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Researchers at OSU receive $3 million grant to study microplastics impact on aquatic life


Researchers at OSU receiver $3 million grant to study microplastics impact on aquatic life
Researchers at OSU receiver $3 million grant to study microplastics impact on aquatic life
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CORVALLIS, Ore. - Over $3 million has been given to researchers at Oregon State University.

It's a grant that was provided by the National Science Foundation to study the micro and nano plastics and their potential impact on aquatic life.

Despite the efforts we have made in recycling plastics, researchers say micro and nano plastics can still be in the air and do potential harm to aquatic life.

“The problem is that plastic debris is all over in our aquatic systems right now,” said Stacy Harper, an assistant professor at OSU. “Those large pieces of plastics that we see, all kinds of fish. Those larger plastics break down into smaller plastics.”

That's the bad news, but the good news is the $3.3 million grant that will give Harper and her colleague a better chance to hopefully make things right for aquatic life.

“I am incredibly thrilled and thankful to be working with Stacey,” said Susanne Brander, at OSU. “I'm still kind of pinching myself. Given the size of the grant, and the National Science Foundation has given such strong support.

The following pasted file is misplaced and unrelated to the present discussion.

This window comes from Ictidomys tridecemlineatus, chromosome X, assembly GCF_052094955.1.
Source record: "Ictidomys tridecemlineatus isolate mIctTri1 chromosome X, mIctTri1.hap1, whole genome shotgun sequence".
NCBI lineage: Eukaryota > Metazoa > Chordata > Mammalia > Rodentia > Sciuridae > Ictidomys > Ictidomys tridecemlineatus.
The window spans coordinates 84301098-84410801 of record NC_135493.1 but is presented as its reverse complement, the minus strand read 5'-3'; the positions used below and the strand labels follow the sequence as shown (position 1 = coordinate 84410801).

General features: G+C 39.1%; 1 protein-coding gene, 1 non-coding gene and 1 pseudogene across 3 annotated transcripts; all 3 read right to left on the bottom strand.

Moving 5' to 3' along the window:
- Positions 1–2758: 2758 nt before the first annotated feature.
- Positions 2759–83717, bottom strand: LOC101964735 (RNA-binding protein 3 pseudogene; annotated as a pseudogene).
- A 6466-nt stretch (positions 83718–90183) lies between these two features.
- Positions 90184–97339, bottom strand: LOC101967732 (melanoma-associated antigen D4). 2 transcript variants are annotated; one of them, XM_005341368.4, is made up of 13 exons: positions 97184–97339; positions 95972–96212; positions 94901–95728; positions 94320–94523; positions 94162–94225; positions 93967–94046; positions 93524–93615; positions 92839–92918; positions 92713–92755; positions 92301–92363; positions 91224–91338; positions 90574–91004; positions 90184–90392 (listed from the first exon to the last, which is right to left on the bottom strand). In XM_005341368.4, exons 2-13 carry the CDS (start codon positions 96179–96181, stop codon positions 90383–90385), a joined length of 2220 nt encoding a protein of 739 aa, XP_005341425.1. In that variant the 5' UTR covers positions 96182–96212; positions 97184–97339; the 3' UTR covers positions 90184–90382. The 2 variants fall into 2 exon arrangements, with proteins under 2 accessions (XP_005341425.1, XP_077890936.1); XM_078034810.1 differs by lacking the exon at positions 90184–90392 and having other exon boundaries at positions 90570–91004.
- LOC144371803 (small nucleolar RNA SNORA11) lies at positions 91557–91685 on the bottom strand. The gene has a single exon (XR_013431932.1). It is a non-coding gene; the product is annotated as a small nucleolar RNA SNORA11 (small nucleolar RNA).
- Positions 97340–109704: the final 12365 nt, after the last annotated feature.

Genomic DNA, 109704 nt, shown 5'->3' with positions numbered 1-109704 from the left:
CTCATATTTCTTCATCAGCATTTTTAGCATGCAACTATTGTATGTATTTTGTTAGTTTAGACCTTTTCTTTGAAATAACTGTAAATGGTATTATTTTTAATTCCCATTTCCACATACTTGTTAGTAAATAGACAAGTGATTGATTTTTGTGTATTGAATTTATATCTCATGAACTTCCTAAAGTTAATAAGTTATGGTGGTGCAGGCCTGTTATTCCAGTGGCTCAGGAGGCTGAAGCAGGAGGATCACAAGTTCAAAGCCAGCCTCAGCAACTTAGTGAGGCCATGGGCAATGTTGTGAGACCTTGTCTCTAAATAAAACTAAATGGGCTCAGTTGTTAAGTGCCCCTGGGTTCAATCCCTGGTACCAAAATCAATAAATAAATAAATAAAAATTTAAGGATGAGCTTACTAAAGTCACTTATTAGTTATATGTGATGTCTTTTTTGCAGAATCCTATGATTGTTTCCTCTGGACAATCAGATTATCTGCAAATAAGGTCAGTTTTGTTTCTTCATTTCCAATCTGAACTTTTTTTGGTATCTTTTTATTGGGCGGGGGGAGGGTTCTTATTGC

And with that support, they're on a mission to make tools and techniques to look into microplastics. Both Harper and Brander then plan to make their way into the nano plastics world to see how aquatic life are affected.

“I think it's getting worse,” said Harper. “We have decades of plastics that are starting to degrade into that micro and nano and they don't go away.”

Harper and Brander say this is only the beginning of their research. In the meantime, they are feeding algae to the plankton species in their lab to see how they react to possible amounts of microplastics. The plastics that of course, will never be seen with a naked eye.

“How the micro and nano plastics may cause harm to aquatic organisms and ultimately to ego systems services that humans rely on,” said Harper.

Once microplastics are established through tools and methods, harper and brander will go deeper into nano plastics.

They say current technology to identify nanoparticles in environmental samples does not exist yet.

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The researchers have a time frame of until about February to present their research findings.

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